11 Scariest Books Ever Written.

Some time in grade six in between learning how to whistle with two fingers and french braiding my friend’s hair I managed to fit in reading The Amityville Horror.

For the life of me I can’t understand why my mother would let me read The Amityville Horror in grade six but she did.  She also let me watch Jaws and the Exorcist around the same time.

I have a feeling my mother was drunk a lot while I was in grade 6.

It was the first really grown up book I remember reading and it stuck with me.  Not because it was a grown up book, not even because it was terrifying, but because it was true.  Or so everyone was told.

The basis of the book, the fact that the house was home to a monstrous suburban bloodbath is fact.  In 1974, 18 year old Butch DeFeo, murdered his entire family in the home they lived in on 112 Ocean Avenue, Amityville, New York.   A few months later a new family moved into the house.

They fled 28 days later.

They said it was because the house was haunted.  That horrible paranormal things happened.  These accounts were never proven true and in fact were often proven false.  I didn’t know that in grade 6.

For this last weekend before Halloween I have a list of the 11 (10 seemed so predictable) scariest books of all time.

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Thomas Harris The Silence Of The Lambs 1
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  1. ET says:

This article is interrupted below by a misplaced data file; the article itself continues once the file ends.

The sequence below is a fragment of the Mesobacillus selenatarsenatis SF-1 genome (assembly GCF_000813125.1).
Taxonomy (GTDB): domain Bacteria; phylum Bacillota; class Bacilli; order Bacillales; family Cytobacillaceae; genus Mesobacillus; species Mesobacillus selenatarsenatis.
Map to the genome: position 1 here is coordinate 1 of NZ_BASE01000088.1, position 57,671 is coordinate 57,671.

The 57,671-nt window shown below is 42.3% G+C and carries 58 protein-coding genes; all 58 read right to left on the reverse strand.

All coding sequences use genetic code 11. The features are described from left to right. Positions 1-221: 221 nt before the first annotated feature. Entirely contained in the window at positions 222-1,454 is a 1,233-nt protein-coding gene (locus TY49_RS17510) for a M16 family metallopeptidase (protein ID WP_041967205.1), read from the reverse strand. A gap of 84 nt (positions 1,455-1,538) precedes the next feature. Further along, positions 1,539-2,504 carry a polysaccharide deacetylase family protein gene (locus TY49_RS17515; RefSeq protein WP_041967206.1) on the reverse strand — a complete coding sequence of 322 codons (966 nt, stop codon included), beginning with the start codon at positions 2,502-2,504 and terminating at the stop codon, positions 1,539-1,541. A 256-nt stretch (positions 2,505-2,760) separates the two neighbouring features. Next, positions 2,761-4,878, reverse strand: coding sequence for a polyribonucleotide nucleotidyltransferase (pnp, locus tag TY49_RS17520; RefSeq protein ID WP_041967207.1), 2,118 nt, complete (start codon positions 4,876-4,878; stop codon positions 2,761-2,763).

I’ve read several of the mentioned books, but two I read in my early twenties are Helter Skelter, about the Charlie Manson murders. Reading about the group breaking into houses and “creepy crawling” around the beds of sleeping people freaked me out. Also, The Exorcist, before I saw the movie.

  2. Vanessa says:

    My daughter wanted to watch Silence of the Lambs, I believe in 6th grade, I told her she had to read the book first. My thinking was at least then she is reading. Well, she read it, and we watched it, my husband came home from work while we were watching and had a fit! (One of us may have been drinking) So I said “She read the book” thinking that would smooth things over and explain why it was so reasonable to then watch the movie. to which he said (it may have been more of a shout) “What?!? You let her read that thing????” In my defense, she loved that book and that movie, she has gone on to graduate with honors from high school and is interested in becoming a writer of both novels and films. So, who wasn’t so drunk now?

    • Karen says: